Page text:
Insomnia Help: Symptoms And Treatment Options

Insomnia is one of the most common sleep disorders and can have far-reaching consequences with regard to work performance and overall health. Insomnia includes a wide range of symptoms, including difficulty falling asleep, frequent wakefulness during sleep, and waking before an adequate amount of sleep has been obtained. One of the most frequent signs of insomnia is sleepiness during the day; however, chronic insomnia can also reduce immunity, causing health problems, and can even contribute to unhealthy weight gain. Chronic insomnia also has a significant impact on mood, decreasing an individual’s ability to successfully cope with stress.

Sleep specialists generally divide insomnia into two categories: primary insomnia, which includes sleep disorders that are related to a separate health problem, such as urinary incontinence; and secondary insomnia, which includes sleep disorders that exist apart from any other medical cause.

Most individuals suffer from acute insomnia from time to time. In acute insomnia, sleeplessness occurs infrequently, or for a short duration of time. Acute insomnia can occur as the result of a medical condition or illness, or as a result of an outside influence, such as stress caused by job loss. Certain medications like cold and allergy drugs, or changes in routine, such as jet lag or changing shifts at work, can also cause acute insomnia.

Chronic insomnia is sleeplessness that persists over a long period of time. Most chronic insomnia stems from underlying health problems or from an inability to effectively cope with day-to-day stresses.

Successfully treating both acute and chronic insomnia relies on an understanding of the possible causes behind the condition. Your health care provider may perform a physical exam to rule out serious medical conditions, and you may be asked to keep a sleep diary � a record of your sleep patterns over a period of time. Most health care providers will also conduct an in-depth interview to discuss any stresses or underlying causes in routines or habits that may be interfering with normal sleep patterns. The interview will also usually include a detailed health history to determine any familial history of disease or illness that might be causing insomnia.

Most mild insomnia can be treated successfully by developing healthy sleep habits, including establishing a regular time for sleep. For acute insomnia, once the initial issues causing sleeplessness are resolved, normal sleep patterns usually return of their own accord.

Both chronic and acute insomnia sufferers may benefit from behavioral changes. For example, eliminating foods or beverages containing caffeine from the diet, or avoiding certain other foods that may cause indigestion or wakefulness, are two simple changes that can aid in resolving many sleep issues. Avoiding heavy meals shortly before bed may also help. Setting a regular time to go to bed can help your body adjust to its own rhythms. Many sleep specialists recommend avoiding watching television before bed, instead advising listening to relaxing music or reading before bed.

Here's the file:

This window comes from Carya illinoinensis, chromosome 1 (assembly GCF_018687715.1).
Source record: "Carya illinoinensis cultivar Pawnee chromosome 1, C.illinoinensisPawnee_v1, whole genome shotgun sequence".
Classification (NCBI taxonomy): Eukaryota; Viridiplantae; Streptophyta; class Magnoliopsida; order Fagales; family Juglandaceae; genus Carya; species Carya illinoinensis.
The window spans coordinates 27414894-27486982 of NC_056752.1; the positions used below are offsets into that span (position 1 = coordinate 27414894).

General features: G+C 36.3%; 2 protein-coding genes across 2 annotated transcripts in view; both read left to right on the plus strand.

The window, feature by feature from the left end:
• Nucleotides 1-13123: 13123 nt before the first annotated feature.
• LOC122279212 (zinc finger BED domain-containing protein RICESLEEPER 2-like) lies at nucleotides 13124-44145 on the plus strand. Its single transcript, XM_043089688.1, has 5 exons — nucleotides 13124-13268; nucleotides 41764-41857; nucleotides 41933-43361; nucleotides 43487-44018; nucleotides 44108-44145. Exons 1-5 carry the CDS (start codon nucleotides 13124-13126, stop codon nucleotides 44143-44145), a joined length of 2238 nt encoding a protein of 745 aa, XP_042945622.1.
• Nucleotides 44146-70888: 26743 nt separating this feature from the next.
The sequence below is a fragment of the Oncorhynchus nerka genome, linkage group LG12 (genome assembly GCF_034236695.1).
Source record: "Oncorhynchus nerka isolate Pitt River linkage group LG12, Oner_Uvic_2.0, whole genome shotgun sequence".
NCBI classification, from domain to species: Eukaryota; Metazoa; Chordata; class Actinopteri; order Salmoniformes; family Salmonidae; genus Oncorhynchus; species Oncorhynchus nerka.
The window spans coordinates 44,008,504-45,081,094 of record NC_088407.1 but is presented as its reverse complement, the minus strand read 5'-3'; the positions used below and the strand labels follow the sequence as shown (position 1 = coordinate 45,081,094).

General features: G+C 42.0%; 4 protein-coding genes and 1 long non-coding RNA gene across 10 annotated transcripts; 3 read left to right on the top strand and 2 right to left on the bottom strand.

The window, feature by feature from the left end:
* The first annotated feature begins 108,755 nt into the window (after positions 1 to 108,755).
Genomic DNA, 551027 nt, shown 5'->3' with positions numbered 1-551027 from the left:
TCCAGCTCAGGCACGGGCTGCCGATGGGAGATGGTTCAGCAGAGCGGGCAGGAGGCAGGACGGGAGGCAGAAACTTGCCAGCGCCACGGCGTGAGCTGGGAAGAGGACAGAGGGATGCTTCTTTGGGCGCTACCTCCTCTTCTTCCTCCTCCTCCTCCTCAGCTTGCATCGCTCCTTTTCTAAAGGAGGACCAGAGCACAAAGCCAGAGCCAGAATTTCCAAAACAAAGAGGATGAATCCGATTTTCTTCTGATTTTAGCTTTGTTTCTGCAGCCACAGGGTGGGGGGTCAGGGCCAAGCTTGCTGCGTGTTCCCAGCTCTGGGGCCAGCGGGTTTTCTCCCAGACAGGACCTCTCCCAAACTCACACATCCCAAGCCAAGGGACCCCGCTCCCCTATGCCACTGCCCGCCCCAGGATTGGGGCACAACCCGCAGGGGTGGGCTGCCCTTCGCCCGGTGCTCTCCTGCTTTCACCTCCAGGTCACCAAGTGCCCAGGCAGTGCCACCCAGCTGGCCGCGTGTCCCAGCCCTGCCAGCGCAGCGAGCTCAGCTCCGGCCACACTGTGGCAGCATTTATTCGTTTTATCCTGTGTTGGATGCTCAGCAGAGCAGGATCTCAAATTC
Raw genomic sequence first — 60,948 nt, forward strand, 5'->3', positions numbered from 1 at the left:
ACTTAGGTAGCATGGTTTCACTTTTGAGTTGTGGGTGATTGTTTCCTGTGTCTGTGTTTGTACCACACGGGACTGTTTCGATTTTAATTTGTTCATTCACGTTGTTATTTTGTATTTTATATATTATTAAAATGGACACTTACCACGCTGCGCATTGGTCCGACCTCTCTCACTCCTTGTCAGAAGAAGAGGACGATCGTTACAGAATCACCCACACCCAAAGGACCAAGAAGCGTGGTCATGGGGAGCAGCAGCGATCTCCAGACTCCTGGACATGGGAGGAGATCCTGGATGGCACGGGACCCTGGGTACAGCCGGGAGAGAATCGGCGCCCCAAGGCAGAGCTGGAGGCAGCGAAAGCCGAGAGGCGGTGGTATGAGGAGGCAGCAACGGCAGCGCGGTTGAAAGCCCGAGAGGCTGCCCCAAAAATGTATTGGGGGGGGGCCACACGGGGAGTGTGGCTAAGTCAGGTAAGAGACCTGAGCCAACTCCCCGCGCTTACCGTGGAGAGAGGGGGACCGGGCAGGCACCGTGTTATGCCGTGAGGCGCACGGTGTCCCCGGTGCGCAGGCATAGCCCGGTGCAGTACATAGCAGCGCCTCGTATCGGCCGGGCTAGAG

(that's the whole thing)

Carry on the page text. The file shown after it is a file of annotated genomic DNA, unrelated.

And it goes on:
Regular exercise during the day can also help reduce stress and promote sleepiness in the evening; however, exercise should be avoided in the hours before bed, as physical activity may actually stimulate the brain and prevent sleepiness from occurring.

While simple behavioral changes may prove effective in acute insomnia sufferers, chronic insomniacs may require more extensive behavioral therapy to develop an understanding of the root causes of their insomnia and to establish new, lifelong coping mechanisms to resolve sleeplessness. This may include psychotherapy to identify deep or unresolved issues that may be causing stress and interfering with stress, as well as the establishment of routines and skills to more effectively deal with stresses. Some chronic insomniacs may be asked to effect major life changes, such as changing jobs, in order to deal with stress.

Chronic insomniacs may also be asked to undergo a sleep study, where brain waves, breathing patterns and chemical changes are measured during sleep. These studies can help uncover health issues or other patterns or behaviors which may be interfering with healthy sleep.

In some stubborn cases of chronic insomnia, your health care provider may prescribe sleep medications to help you fall asleep more quickly and stay asleep. However, these medications can sometimes be addictive and may actually result in feelings of sleepiness during the day in some individuals. Moreover, as individuals develop a tolerance for sleep aids over time, they may be tempted to increase dosages to unhealthy or even dangerous levels. As a result, sleep medications are usually reserved as a last resort, or as a stopgap treatment during behavioral therapy.

Insomnia can range from a nuisance occurring irregularly at times of stress to a serious health issue that refuses to resolve on its own. Your health care provider and a qualified sleep specialist can provide the keys to understanding the causes of your insomnia, and offer suggestions and remedies to help you relearn healthy sleep patterns.

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